A spokesperson for the ashram said the Hindu master discovered on October 9 that he had advanced intestinal cancer. Three medical teams of radiologists and oncologists in Hawaii, Washington State and California all concurred that even the most aggressive treatment regimens would not prove effective, and estimated he had just a few months to live. Consequently, Subramuniyaswami declined any treatment beyond palliative measures, and made the decision to follow the Indian yogic practice, called Prayopavesa in Sanskrit scripture, to abstain from nourishment and take water only from that day on. He died on the 32nd day of his self-declared fast, passing on quietly at 11:54 pm on November 12, 2001, surrounded by his 23 monastics.
Upon news of his impending passage, prayers and worship were offered in hundreds of temples around the world by tens of thousands of Hindus. The suddenness of the events especially stunned the 2.5 million Tamils of Sri Lanka, for whom Subramuniyaswami, the successor of Lanka's great guru Yogaswami, is their hereditary spiritual leader.
At his passing, Subramuniyaswami consoled his sorrowful monks, telling them, "Don't be sad, soon I will be with you 24 hours a day, working with you all from the inner planes." Bereaved devotees arriving at the ashram heard the same message, and by the time of the passing, a great peace had descended upon the ashram and all connected with it. His designated successor, Satguru Bodhinatha Veylanswami, was duly installed as guru of the ashram, formally known as Kauai Aadheenam.
Few in the Hindu world would not recognize the tall, white-haired American who had gained prominence over the decades for his practical and clear-minded books replete with explanations of everything Hindu, from the most basic beliefs and daily practices to the loftiest refined philosophy and yoga techniques. He was equally famous as founder and publisher of Hinduism Today, an award-winning, international, full-color magazine, respected for its authoritative reporting on Hindu events, institutions, personalities, issues and controversies around the world.
Among his innovative projects are the creation of Iraivan Temple on Kauai, the first all-stone, hand-carved granite temple ever built in the West, the founding of Hindu Heritage Endowment to perpetually fund worthy Hindu institutions and his participation in numerous international conferences on religion, peace and interfaith harmony. He inspired and guided the construction of dozens of temples among Hindu communities outside of India, especially in America, Canada, Europe, Mauritius, Malaysia, Australia, New Zealand and Fiji.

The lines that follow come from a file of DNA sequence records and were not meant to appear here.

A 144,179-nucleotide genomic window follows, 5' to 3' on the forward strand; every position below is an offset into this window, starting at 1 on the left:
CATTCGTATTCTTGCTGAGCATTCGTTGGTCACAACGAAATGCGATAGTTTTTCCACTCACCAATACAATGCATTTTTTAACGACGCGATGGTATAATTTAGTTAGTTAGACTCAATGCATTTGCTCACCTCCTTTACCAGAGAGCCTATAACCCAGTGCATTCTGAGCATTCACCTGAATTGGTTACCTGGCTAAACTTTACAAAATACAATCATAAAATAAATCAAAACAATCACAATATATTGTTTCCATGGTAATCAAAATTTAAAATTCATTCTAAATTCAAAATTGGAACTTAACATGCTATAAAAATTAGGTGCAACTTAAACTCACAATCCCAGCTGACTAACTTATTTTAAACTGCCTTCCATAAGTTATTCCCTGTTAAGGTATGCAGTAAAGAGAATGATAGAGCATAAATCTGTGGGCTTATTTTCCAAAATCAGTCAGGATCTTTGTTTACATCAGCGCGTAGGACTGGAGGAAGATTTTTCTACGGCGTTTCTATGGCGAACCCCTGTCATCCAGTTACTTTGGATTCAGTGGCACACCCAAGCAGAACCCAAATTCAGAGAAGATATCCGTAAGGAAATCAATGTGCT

From his ashram in Hawaii, Subramuniyaswami continued to follow his own guru's instruction to bring Saivism to the Western world by teaching others to "know thy Self by thyself" and thus "see God Siva everywhere."
Among his honors are being named one of 25 "presidents" of religion at the 1996 Parliament of the World Religions held in Chicago, and receiving the U Thant Peace Award while attending the Millennium Peace Summit of World Religious and Spiritual Leaders held at the United Nations in August, 2000. This award was previously given to the Dalai Lama, Nelson Mandela, Mikhail Gorbachev, Pope John Paul and Mother Teresa. On August 25, 2000, he addressed 1,200 spiritual leaders during the UN events in New York.
"Just before his passing," said the monastery spokesperson, "He asked devotees worldwide to carry his work and institutions forward with unstinting vigor, to keep one another strong on the spiritual path, to work diligently on their personal spiritual disciplines and to live every moment in harmony and love for all peoples. His monks, gathered from six nations, forged in the fires of his wisdom and love, are well-prepared to keep his mission potent and effective. Equally, his family devotees are pure, one-minded and deeply committed. These two communities will continue the work together: building the Iraivan Temple, managing the Spiritual Park in Mauritius, shepherding souls on the Saivite path of enlightenment, continuing the many publications, teaching children their Saivite Hindu religion, preserving traditional culture and art, protecting Hindu priests and the indigenous faiths of the world, contributing to our local Kauai community, guiding the future of Hinduism around the globe and working to reduce violence, child-beating and spouse abuse."